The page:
As for the Philippines' democracy, the United States can take little credit for what exists, and some blame for what doesn't. The Philippines were not the first Asian country to hold elections. And the electoral machinery the U.S. designed in 1946 provided a veneer of democratic process beneath which a handful of families, allied to American investors and addicted to payoffs and kickbacks, controlled Philippine land, economy, and society. The tenuous system broke down in 1973 when Ferdinand Marcos had himself declared president for life. Marcos was finally overthrown in 1986, but even today Philippine democracy is more dream than reality. Three months before Bush's visit, beleaguered Philippine president Gloria Macapagal Arroyo had survived a military coup; and with Islamic radicals and communists roaming the countryside, the Philippines are perhaps the least stable of Asian nations. If the analogy between America's "liberation" of the Philippines and of Iraq were to hold true, the United States can look forward to four decades of occupation, culminating in an outcome that is still far from satisfactory. Such an outcome would not redound to the credit of the Bush administration, but instead to the "skeptics" who charged that the Bush administration had undertaken the invasion of Baghdad with its eyes wide shut.
Politicians often rewrite history to their own purposes, but, as Bush's analogy to Iraq suggested, there was more than passing significance to his revision of the history of the Spanish-American War. It reflected not just a distorted picture of a critical episode in American foreign policy but a seeming ignorance of the important lessons that Americans drew from this brief and unhappy experiment in creating an overseas empire. If Bush had applied these lessons to the American plans for invading Iraq and transforming the Middle East, he might have proceeded far more cautiously. But as his rendition of history showed, he was either unaware of them or had chosen to ignore them.
The Spanish-American War and its aftermath represented a turning point in American foreign policy. Until the 1890s, the United States had adhered to George Washington and Thomas Jefferson's advice to stay out of "foreign entanglements." America had expanded over the continent and sought to prevent new foreign incursions into the hemisphere, but it had avoided Europe's growing struggle for empire in Asia and Africa. Now, by going to war against Spain in the Pacific and the Caribbean, and by establishing what it thought of as a stepping-stone to the China market, the United States had abandoned its own splendid isolation and thrown itself into the worldwide struggle.
To take this momentous step, the United States had discarded its historic opposition to imperialism. Founded as a result of an anti-colonial war against the British, the United States had sought to expand westward by adding new states and citizens that enjoyed equal rights with those that existed. Americans had stood firmly against acquiring overseas people and territories that would be ruled from afar. But by taking over the Spanish empire, America had become the kind of imperial power it had once denounced. It was now vying with Great Britain, France, Germany, Russia, and Japan for what Theodore Roosevelt called "the domination of the world."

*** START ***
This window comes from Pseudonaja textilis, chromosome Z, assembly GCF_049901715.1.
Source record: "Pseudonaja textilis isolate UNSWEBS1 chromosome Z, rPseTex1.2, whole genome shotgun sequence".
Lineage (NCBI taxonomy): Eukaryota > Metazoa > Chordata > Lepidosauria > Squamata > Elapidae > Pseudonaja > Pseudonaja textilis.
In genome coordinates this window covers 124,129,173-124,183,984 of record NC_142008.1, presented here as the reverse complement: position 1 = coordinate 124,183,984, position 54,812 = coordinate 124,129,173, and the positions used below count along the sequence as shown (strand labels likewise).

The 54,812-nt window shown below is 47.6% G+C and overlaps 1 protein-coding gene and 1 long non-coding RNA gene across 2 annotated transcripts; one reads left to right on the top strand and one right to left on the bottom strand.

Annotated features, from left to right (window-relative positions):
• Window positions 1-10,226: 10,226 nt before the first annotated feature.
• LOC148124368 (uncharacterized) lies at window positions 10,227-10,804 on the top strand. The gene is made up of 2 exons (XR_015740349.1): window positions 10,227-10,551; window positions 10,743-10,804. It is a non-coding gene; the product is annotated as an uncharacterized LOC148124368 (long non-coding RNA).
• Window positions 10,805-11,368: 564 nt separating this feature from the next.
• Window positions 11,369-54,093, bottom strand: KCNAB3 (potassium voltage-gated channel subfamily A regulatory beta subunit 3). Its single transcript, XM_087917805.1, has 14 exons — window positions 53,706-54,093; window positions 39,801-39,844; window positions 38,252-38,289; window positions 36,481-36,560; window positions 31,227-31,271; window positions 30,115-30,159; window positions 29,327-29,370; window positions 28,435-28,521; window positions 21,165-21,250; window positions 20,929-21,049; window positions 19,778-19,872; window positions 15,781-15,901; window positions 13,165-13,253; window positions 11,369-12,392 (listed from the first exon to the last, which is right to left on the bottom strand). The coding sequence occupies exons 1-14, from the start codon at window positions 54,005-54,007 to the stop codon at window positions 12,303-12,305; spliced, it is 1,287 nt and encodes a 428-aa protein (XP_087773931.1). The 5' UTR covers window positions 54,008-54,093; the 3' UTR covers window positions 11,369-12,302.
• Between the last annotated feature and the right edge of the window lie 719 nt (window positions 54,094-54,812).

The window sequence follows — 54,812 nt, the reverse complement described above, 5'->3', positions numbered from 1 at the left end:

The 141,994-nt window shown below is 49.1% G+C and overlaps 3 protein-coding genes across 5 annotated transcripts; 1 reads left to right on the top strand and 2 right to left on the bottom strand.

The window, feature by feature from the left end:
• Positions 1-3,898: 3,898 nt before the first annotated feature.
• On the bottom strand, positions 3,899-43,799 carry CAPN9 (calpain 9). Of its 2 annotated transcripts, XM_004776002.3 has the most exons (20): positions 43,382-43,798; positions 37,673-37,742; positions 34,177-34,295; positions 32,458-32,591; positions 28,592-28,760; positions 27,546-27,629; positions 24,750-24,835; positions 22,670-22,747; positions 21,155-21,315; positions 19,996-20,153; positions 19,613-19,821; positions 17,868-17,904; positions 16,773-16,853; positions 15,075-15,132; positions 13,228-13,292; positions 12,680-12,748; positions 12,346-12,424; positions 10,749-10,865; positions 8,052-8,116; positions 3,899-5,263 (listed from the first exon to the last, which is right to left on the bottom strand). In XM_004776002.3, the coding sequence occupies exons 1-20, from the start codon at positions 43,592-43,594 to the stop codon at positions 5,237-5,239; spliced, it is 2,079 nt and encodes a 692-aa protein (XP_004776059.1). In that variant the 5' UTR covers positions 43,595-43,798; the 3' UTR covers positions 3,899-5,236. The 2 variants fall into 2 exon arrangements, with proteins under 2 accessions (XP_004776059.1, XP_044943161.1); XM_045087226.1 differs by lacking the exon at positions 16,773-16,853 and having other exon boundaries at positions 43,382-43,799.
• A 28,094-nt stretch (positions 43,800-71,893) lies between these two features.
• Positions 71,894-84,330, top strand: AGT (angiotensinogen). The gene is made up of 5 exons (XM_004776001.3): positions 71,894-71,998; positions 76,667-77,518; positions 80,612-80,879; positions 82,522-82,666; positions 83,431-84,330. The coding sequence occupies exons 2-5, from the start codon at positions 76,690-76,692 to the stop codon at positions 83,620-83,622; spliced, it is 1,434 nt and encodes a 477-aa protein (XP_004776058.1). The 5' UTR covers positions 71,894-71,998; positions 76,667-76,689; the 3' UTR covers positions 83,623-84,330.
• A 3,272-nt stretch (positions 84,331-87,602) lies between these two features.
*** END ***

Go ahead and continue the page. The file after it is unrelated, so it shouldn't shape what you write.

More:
American proponents of imperialism argued that the country needed colonies to bolster its military power and to find markets for its capital, but they also believed that by expanding overseas, the United States was fulfilling its historic mission to transform the world in its image. The United States had been founded by descendants of emigrants from Protestant Britain and Holland who viewed their new land as a "city on a hill" that would initiate the "new Israel" and the Kingdom of God on Earth. Well after the glow of Puritan conviction dimmed, Americans still believed that they had a unique or special millennial role in transforming the world - not necessarily into a replica of early Christian communities, but into states and countries that shared America's commitment to liberty and democracy.
Roosevelt, McKinley, and the other proponents of an American imperialism insisted that by annexing other countries, Americans would, in McKinley's words, "civilize and Christianize" them. Said McKinley of the Philippines in October 1900, "Territory sometimes comes to us when we go to war in a holy cause, and whenever it does the banner of liberty will float over it and bring, I trust, blessings and benefits to all people." Their convictions were echoed by a prominent historian who had recently become president of Princeton. In 1901, Woodrow Wilson wrote in defense of the annexation of the Philippines:
The East is to be opened and transformed, whether we will it or not; the standards of the West are to be imposed upon it; nations and peoples who have stood still the centuries through are to be quickened and to be made part of the universal world of commerce and of ideas which has so steadily been a-making by the advance of European power from age to age.
America, the proponents of imperialism argued, would acquire an overseas empire of its own, and through careful administration and the defeat of backward, or "savage," resistance movements, lay the basis for the spread of liberty and democracy throughout the world. "God's hand," Indiana senator Albert Beveridge declared in 1900, "is in ... the movement of the American people toward the mastery of the world."